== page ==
18 quality assurance tests on virgin aggregate materials. Results from the survey are presented in Figure 9. Apart from the testing frequencies shown in Figure 9, several other agencies also reported policies for aggregate material quality testing based on the quantity of aggregate used in a particular project. For example, two states reported requirements for conducting at least one quality assurance check for every project per every 2,000 and 2,500 tons of aggregate used, respectively. Crushed versus Uncrushed Aggregates Particle shape and angularity, often expressed as “crushed” or “uncrushed” particles, play an important role in govern- ing the behavior of unbound aggregate layers under loading. Aggregate layers with uncrushed particles undergo signifi- cant particle reorientation under loading, thus accumulating large amounts of permanent deformation, which ultimately may lead to internal shear failure. A recent study at the Uni- versity of Illinois (Mishra 2012) evaluated the effects of particle shape and angularity on unsurfaced pavement per- formance. Through laboratory testing and accelerated load- ing of full-scale unsurfaced pavement test sections, the study highlighted the increased potential for internal shear failure within uncrushed aggregate layers. It is therefore important for transportation agencies to distinguish between crushed and uncrushed aggregates while developing material specifi- cations for aggregates to be used in base and subbase layers. Continued research on the quantification of aggregate par- ticle shape, surface texture, and angularity indices through imaging-based methods may lead to the establishment of an aggregate packing index representing the degree of particle interlock in aggregate matrices. Such a packing index poten- tially could highlight the differences between uncrushed and crushed particles as far as packing within in aggregate matrix and load transfer mechanisms are concerned. An equal number of agencies (20 each of 46 respondents) replied “Yes” or “No” when asked whether uncrushed aggre- gates were allowed in UAB and subbase layers. The remain- 57% 85% 94% 65% 48% (26) (39) (43) (30) (22) 0 10 20 30 40 0% 20% 40% 60% 80% 100% Na2SO4 / MgSO4 Soundness Test Los Angeles Abrasion and/or Micro Deval Test Sieve Analysis Percent Deleterious Materials Other (Atterberg limits, etc.) Number of Responses Percentage of Survey Respondents 46 survey respondents FIGURE 8 Tests used by agencies for evaluating quality aspects of virgin aggregate materials for pavement base and subbase applications (46 respondents). 39% 4% 2% 11% 7% 37% (18) (2) (1) (5) (3) (17) 0 10 20 30 40 0% 20% 40% 60% 80% 100% Prior to the use on major construction projects More than twice every year Twice every year Once every year Less than once every year Other (production basis, etc.) Number of Responses Percentage of Survey Respondents 46 survey respondents FIGURE 9 Frequencies of aggregate acceptance checks by state transportation agencies (46 respondents).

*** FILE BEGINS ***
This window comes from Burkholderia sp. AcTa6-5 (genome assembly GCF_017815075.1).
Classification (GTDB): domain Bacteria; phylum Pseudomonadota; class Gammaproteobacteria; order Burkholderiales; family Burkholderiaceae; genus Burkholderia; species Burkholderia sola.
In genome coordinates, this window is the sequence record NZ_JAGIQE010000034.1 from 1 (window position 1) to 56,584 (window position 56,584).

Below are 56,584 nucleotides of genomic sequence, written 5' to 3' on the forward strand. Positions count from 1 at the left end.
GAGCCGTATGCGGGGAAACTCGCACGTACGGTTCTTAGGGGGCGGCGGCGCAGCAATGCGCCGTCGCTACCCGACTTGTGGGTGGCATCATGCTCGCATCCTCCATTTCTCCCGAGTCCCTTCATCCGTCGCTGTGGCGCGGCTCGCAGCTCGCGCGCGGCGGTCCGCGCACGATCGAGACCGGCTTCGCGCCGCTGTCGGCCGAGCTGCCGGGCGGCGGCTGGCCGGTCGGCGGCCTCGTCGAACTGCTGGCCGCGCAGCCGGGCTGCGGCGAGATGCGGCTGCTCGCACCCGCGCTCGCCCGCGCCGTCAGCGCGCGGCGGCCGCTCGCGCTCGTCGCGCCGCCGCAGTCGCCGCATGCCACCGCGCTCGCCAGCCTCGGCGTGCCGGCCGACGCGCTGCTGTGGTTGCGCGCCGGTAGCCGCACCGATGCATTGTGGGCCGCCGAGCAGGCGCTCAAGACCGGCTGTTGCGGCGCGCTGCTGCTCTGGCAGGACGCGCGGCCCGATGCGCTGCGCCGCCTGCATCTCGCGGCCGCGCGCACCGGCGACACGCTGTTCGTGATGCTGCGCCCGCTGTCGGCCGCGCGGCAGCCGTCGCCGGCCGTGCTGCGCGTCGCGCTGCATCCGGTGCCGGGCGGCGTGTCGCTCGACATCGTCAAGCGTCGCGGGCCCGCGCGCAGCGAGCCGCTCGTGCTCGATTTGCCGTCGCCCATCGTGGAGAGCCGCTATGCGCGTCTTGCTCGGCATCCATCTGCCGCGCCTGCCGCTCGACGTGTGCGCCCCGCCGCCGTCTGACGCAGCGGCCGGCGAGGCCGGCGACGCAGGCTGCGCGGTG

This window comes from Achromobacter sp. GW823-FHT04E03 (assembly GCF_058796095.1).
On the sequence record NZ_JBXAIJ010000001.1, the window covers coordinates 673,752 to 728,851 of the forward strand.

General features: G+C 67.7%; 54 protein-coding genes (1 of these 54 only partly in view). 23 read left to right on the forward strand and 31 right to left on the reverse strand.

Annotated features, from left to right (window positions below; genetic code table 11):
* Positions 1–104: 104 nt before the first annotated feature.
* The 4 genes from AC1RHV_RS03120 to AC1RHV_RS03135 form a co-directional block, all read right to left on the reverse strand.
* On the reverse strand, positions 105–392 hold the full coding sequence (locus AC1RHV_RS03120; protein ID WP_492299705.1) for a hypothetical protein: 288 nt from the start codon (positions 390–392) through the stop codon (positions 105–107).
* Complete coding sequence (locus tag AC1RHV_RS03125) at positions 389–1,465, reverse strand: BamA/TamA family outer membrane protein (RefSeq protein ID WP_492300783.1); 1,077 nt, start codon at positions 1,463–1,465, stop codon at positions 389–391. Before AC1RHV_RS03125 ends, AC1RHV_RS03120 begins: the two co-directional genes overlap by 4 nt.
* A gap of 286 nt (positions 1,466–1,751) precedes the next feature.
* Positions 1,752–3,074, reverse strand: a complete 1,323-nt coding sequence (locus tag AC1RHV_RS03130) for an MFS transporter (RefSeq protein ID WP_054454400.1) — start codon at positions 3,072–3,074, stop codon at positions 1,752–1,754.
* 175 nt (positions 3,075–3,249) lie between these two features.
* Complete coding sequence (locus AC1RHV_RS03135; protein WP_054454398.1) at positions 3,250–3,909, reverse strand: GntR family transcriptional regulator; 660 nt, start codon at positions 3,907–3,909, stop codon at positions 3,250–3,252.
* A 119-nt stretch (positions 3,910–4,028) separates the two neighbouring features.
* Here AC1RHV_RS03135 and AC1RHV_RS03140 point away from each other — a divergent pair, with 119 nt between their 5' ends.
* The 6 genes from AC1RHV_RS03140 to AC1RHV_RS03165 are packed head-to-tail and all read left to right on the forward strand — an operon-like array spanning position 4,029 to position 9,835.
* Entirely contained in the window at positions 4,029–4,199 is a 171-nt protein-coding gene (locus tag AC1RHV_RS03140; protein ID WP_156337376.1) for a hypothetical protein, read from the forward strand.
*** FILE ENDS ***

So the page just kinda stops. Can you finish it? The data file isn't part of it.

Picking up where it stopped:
19 ing six agencies require partially crushed particles for base course applications (often by requiring at least one fractured face or by specifying a minimum proportion of fractured particles in the aggregate blend). Moreover, several agencies allow the use of uncrushed aggregates in subbase layers but prohibit their use in base courses. Maximum Allowable Aggregate Particle Size Particle size distribution or gradation has been found to be the most important parameter affecting aggregate perfor- mance in unbound and bound pavement layers. State and Canadian provincial transportation agencies were surveyed for the maximum aggregate particle sizes allowed in dif- ferent types of aggregate base and subbase layers, and their responses are reported in Figures 10 to 13. As shown in Figures 10 to 13, no consistent practice exists among transportation agencies regarding the maximum aggregate particle size allowed in UAB and subbase layers. Nevertheless, most of the respondents reported similar max- imum aggregate particle size limits for dense-graded base and subbase layers. For example, 32 agencies limit the maxi- mum aggregate particle size for dense-graded base courses to 1.0 or 1.5 in. Similarly, 20 agencies limit the maximum aggregate particle size in dense-graded subbase layers to between 1.5 and 2.0 in. In general, larger top-size aggregates are allowed in dense-graded subbase layers compared with those in dense-graded base layers. No such clear trend was observed from comparing the specifications for open-graded drainage base and subbase layers. Type and Amount of Fines The type of fines, often indicated by the PI value (PI test usually conducted on material finer than 0.425 mm or pass- ing No. 40 sieve), plays an important role in governing the shear strength, resilient modulus, and permanent deformation behavior of unbound aggregate layers in pavement structures. As mentioned, unless otherwise specified, the term “fines” in the current synthesis refers to material finer than 0.075 mm or passing the No. 200 sieve. Aggregate materials with high amounts of plastic fines exhibit higher moisture susceptibility and undergo significant reduction in the shear strength in the presence of moisture when compared with aggregates with nonplastic fines. Recent research at the University of Illinois 1 11 21 1 4 2 1 1 0 5 10 15 20 25 N um be r o f A ge nc ie s Maximum Allowable Aggregate Particle Size FIGURE 10 Base layer dense-graded unbound aggregate: maximum aggregate particle size allowed by agencies. 1 1 1 11 1 8 1 5 2 1 1 2 0 2 4 6 8 10 12 14 N um be r o f A ge nc ie s Maximum Allowable Aggregate Particle Size FIGURE 11 Subbase layer dense-graded unbound aggregate: maximum aggregate particle size allowed by agencies.